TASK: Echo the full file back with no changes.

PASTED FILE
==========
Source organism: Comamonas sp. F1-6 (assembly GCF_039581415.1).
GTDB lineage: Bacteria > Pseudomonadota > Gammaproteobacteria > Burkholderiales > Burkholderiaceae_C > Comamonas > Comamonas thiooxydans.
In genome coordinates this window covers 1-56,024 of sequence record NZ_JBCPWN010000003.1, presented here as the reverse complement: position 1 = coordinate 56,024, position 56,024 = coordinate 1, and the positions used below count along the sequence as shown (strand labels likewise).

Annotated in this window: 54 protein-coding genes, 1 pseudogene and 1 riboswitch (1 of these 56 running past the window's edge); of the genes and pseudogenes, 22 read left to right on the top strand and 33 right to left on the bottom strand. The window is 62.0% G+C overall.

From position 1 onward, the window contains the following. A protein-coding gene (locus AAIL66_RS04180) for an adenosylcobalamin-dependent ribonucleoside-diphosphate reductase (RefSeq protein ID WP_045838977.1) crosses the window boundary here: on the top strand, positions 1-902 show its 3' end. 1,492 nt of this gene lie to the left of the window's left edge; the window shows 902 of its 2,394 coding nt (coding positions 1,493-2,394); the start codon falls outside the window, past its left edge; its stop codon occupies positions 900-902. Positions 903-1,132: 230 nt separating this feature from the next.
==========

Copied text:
Source organism: Comamonas sp. F1-6 (assembly GCF_039581415.1).
GTDB lineage: Bacteria > Pseudomonadota > Gammaproteobacteria > Burkholderiales > Burkholderiaceae_C > Comamonas > Comamonas thiooxydans.
In genome coordinates this window covers 1-56,024 of sequence record NZ_JBCPWN010000003.1, presented here as the reverse complement: position 1 = coordinate 56,024, position 56,024 = coordinate 1, and the positions used below count along the sequence as shown (strand labels likewise).

Annotated in this window: 54 protein-coding genes, 1 pseudogene and 1 riboswitch (1 of these 56 running past the window's edge); of the genes and pseudogenes, 22 read left to right on the top strand and 33 right to left on the bottom strand. The window is 62.0% G+C overall.

From position 1 onward, the window contains the following. A protein-coding gene (locus AAIL66_RS04180) for an adenosylcobalamin-dependent ribonucleoside-diphosphate reductase (RefSeq protein ID WP_045838977.1) crosses the window boundary here: on the top strand, positions 1-902 show its 3' end. 1,492 nt of this gene lie to the left of the window's left edge; the window shows 902 of its 2,394 coding nt (coding positions 1,493-2,394); the start codon falls outside the window, past its left edge; its stop codon occupies positions 900-902. Positions 903-1,132: 230 nt separating this feature from the next.